Chrysler: Chrysler reported January sales of 117,731 units, up 16 percent over the same period a year ago. All of its brands were up except Jeep. The namesake Chrysler brand was up 18 percent to 20,696 vehicles, while Dodge rose 37 percent to 43,227 units. Jeep was off 4 percent, as it switches over to new model year production for Grand Cherokee and the end of production for the last-generation Liberty. Ram truck sales grew to 20,987 units, up 14 percent, and Fiat 500 sales were up 31 percent over the same period in 2012, to 2,503 units. With most models performing better, the Dodge Grand Caravan saw its sales drop 39 percent.
Honda / Acura: Honda reported sales of 93,626 vehicles in January, for a sales increase of 12.8 percent. The Honda brand accounted for 84,137 units, up 12.7 percent from a year ago, while Acura sales rose 13.2 percent, at 9,489 units. Sales of the revamped 2013 Accord are up more than 75 percent from a year ago. However, sales of the Insight hybrid were off almost 38 percent, and the TSX sport sedan, almost 44 percent.
Nissan / Infiniti: The Nashville-based automaker says its sales in January rose 2 percent over the year-ago period, to 80,919 units. Sales of Nissan-brand vehicles grew by 73,793 units, up 1.8 percent; the Leaf electric car slid to 650 sales for the month, on the run-out of 2012 models. Infiniti sales were up 4.9 percent, to 7,126 units.
Hyundai: CEO John Krafcik checked in by Twitter on Monday morning night with the brand’s numbers: “All-time record January Hyundai sales +2%, paced by all-new Santa Fe, +24%, featured #SuperBowl Sunday. ^jfk” January sales totaled 43,713 units, up 2.4 percent versus 2012. Sales of Accent, Sonata, and Equus were down, and when sales are adjusted for actual selling days during the month, the brand’s numbers were down just under 2 percent for the month.
Kia: Kia reported an all-time record January with 36,302 vehicles sold, a 2.2-percent increase over the same period in 2012.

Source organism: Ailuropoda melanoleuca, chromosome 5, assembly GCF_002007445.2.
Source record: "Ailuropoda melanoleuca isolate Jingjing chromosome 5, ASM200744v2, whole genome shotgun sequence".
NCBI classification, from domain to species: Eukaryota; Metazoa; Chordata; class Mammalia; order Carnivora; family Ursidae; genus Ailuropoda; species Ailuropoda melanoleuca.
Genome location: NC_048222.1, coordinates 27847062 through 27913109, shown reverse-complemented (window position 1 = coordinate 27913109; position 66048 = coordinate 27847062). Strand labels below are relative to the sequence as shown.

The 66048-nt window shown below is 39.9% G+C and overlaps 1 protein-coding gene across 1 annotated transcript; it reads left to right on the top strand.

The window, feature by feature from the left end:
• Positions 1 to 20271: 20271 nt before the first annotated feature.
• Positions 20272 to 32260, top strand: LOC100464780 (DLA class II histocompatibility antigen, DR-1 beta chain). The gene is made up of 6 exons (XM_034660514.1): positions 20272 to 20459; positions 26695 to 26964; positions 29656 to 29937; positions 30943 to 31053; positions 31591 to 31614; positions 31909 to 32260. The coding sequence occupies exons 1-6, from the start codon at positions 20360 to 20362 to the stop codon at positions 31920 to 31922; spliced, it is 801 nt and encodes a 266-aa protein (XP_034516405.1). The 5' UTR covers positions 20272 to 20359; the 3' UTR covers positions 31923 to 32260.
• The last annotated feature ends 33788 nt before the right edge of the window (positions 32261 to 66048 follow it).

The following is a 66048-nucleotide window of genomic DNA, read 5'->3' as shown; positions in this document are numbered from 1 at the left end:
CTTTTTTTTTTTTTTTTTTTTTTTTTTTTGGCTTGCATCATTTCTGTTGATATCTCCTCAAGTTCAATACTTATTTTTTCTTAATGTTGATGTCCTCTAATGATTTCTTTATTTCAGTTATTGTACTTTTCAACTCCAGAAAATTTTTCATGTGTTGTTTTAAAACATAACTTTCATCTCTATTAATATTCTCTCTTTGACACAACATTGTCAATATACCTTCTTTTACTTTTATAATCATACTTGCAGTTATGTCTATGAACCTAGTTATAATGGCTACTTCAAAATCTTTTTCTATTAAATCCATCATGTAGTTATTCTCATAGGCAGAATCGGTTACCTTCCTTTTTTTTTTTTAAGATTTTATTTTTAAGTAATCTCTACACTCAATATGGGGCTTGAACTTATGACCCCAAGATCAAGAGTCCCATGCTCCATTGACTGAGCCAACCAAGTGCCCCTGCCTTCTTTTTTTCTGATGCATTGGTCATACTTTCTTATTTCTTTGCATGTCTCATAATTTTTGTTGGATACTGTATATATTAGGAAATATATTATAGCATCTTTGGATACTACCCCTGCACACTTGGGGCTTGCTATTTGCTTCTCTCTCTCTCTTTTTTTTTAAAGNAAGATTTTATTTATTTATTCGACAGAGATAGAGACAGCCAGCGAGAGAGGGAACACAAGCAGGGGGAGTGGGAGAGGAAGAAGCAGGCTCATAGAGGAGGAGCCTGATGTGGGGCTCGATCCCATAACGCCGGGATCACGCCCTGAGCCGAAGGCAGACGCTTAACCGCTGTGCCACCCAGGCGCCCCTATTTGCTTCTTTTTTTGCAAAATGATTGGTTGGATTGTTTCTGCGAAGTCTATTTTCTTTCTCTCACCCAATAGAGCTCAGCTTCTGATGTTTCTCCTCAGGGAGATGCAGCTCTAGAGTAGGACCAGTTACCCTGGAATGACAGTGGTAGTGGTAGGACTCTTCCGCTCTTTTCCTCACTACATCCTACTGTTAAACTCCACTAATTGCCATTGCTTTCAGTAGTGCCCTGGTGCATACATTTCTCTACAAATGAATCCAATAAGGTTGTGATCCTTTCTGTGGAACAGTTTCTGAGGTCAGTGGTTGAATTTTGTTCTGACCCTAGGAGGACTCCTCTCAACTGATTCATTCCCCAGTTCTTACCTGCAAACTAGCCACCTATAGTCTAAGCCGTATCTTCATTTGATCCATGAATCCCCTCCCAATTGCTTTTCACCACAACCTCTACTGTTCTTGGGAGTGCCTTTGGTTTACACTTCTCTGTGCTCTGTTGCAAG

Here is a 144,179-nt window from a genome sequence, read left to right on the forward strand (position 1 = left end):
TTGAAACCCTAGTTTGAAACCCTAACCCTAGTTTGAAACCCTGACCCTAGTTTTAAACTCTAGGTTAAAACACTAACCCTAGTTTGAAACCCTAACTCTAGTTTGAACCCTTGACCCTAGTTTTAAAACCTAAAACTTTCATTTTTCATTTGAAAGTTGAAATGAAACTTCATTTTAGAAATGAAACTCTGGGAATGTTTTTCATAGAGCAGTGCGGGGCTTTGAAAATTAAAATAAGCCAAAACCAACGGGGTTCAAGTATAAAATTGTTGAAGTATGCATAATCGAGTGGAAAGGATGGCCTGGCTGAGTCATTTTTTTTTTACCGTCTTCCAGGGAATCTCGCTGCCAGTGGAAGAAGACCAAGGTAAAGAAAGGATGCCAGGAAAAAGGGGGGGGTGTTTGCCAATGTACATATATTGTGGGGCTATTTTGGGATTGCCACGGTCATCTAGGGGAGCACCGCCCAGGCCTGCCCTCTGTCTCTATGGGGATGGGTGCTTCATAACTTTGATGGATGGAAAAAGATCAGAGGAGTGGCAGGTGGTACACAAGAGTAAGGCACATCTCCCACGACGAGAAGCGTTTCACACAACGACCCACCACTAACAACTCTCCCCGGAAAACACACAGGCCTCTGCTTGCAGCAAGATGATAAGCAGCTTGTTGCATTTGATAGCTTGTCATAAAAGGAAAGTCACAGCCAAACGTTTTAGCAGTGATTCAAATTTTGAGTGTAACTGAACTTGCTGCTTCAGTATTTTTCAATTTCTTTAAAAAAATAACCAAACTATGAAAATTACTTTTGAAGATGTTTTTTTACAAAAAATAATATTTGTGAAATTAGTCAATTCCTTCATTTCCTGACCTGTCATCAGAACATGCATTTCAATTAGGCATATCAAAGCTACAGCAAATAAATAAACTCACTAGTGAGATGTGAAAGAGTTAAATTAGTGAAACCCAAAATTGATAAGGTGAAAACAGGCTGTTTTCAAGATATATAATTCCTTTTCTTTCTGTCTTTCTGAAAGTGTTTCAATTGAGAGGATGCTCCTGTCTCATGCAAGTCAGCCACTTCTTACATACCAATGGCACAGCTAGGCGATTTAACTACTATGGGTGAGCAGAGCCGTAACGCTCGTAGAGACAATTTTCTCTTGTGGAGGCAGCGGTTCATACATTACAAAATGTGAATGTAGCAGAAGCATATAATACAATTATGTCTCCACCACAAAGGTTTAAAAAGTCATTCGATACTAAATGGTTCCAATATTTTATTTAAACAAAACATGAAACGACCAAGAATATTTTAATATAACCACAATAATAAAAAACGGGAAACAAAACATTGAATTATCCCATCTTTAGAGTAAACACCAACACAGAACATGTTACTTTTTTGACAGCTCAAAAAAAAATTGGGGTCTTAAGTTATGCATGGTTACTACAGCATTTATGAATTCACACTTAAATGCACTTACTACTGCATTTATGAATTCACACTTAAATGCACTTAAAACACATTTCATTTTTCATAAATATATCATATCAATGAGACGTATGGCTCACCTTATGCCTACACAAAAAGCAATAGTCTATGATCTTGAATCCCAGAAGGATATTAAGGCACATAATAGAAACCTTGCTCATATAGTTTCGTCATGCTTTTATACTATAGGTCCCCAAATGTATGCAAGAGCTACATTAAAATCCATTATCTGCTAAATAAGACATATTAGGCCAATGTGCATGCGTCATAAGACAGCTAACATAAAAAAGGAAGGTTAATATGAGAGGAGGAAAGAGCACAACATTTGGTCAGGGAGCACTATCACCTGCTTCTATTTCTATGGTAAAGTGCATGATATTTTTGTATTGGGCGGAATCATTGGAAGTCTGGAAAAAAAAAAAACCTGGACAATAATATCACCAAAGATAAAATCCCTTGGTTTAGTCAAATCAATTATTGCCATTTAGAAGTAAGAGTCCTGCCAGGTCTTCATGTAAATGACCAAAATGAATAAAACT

Volkswagen: Volkswagen says it sold 29,018 vehicles for its best January since 1974. In all, sales were up 6.7 percent; the Jetta slipped a little more than 5 percent, while the U.S.-built Passat saw a sales increase of more than 40 percent for the month.
Subaru: Subaru sales were up to 27,663 vehicles in January, which the company says is an increase of 21 percent over the year-ago period.
Mercedes-Benz: The German automaker reports sales of 24,059 units in January, up 10.7 percent over January 2012, and a record for the month. The Mercedes-Benz brand totaled 22,501 units.
Mazda: Mazda sales fell to 21,319 vehicles in January, a drop of 11.2 percent.
BMW / MINI: BMW and MINI sold 20,195 vehicles in January, up 2.3 percent from the same period in 2012. The BMW nameplate accounted for 16,513 units, up 0.7 percent; MINI sold 5,248 vehicles, up 10.5 percent.
Audi: Audi sold 10,056 vehicles in January, up 7.5 percent and its 25th consecutive month of year-over-year record sales.
Jaguar / Land Rover: Jaguar Land Rover North America says it sold 5,229 vehicles combined, up 25 percent from a year ago. Land Rover sales accounted for 4,200 units, up 31 percent, while Jaguar sold 1,029 units, up 4 percent.
Volvo: Volvo says it sold 4,875 vehicles in the U.S. in January, an increase of 9.3 percent, and its best January since 2008.
Mitsubishi: Mitsubishi sold 4,659 vehicles in January, off 1 percent from its year-ago totals.
Porsche: Porsche sold 3,358 vehicles in January, another record for the month, up 32 percent over the same period a year ago.
This article originally appeared at The Car Connection.